Dipartimento di Fisica, Università di Pisa, Largo B. Pontecorvo 3, 56126 Pisa, Italy e-mail: firstname.lastname@example.org
2 INFN, Sezione di Pisa, Largo B. Pontecorvo 3, 56126 Pisa, Italy
3 INAF, Osservatorio Astronomico di Teramo, via M. Maggini, 64100 Teramo, Italy
Accepted: 7 August 2006
Context.Metal-poor globular clusters (GCs) can provide a probe of the earliest epoch of star formation in the Universe, being the oldest observable stellar systems. In addition, young and intermediate-age low-metallicity GCs are present in external galaxies. Nevertheless, inferring their evolutionary status by using integrated properties may suffer from large intrinsic uncertainty caused by the discrete nature of stars in stellar systems, especially in the case of faint objects.
Aims.In this paper, we evaluate the intrinsic uncertainty (due to statistical effects) affecting the integrated colours and mass-to-light ratios as a function of the cluster's integrated visual magnitude (), which represents a directly measured quantity. We investigate the case of metal-poor, single-burst stellar populations with age from a few million years to a likely upper value for the Galactic globular cluster ages (~15 Gyr).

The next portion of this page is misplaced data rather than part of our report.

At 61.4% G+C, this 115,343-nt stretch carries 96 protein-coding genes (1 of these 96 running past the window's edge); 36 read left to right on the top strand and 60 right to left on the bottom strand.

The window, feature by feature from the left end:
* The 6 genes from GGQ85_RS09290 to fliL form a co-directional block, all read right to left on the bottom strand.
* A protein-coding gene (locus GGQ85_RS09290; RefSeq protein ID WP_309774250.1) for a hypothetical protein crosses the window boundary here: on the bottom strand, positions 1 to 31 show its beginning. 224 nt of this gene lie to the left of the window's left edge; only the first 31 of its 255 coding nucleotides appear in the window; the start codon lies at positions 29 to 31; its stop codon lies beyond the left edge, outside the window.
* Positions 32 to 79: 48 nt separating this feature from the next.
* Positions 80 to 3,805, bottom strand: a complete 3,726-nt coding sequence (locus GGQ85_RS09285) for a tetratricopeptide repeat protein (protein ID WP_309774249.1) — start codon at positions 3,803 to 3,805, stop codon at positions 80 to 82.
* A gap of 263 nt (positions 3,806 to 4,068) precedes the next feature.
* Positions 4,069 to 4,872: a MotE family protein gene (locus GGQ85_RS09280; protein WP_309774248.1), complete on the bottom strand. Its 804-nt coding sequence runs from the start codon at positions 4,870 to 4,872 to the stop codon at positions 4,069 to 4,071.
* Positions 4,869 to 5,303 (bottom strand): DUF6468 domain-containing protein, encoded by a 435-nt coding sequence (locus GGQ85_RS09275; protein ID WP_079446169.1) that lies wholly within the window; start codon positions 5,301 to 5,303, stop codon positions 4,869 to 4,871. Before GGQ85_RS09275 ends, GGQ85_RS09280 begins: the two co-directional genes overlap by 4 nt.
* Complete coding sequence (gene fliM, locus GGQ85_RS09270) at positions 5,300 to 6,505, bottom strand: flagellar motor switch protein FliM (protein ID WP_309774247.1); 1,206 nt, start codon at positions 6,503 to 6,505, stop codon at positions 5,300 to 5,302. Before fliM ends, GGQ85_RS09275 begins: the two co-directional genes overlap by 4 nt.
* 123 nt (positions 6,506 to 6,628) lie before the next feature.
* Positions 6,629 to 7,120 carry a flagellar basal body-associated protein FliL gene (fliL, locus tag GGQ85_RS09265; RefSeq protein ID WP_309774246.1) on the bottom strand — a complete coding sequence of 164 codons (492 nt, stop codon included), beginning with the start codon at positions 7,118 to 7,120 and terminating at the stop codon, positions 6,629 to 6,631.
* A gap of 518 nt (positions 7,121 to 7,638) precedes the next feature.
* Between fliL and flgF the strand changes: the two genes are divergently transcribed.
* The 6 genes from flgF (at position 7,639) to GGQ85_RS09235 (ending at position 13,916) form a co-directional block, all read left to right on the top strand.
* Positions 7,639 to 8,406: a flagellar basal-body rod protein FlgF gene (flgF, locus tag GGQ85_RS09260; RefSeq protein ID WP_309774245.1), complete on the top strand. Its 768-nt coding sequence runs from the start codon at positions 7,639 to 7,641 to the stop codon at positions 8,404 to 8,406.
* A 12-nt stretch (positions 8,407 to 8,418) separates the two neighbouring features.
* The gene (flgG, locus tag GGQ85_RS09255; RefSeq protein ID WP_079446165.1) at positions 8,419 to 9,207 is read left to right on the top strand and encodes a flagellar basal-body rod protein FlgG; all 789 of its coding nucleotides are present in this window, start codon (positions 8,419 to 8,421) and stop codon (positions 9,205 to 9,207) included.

Methods.Our approach is based on Monte Carlo techniques for randomly generating stars distributed according to the cluster's mass function.
Results.Integrated colours and mass-to-light ratios in different photometric bands are checked for good agreement with the observational values of low-metallicity Galactic clusters; the effect of different assumptions on the horizontal branch (HB) morphology is shown to be irrelevant, at least for the photometric bands explored here. We present integrated colours and mass-to-light ratios as a function of age for different assumptions on the cluster total V magnitude. We find that the intrinsic uncertainty cannot be neglected. In particular, in models with the broad-band colours show an intrinsic uncertainty high enough to prevent the precise age of the cluster from being evaluated. The effects of different assumptions on the initial mass function and on the minimum mass for which carbon burning is ignited for both integrated colours and mass-to-light ratios are also analysed. Finally, the present predictions are compared with recent results available in the literature, showing non-negligible differences in some cases.
Key words: stars: evolution / Galaxy: globular clusters: general / galaxies: star clusters
© ESO, 2007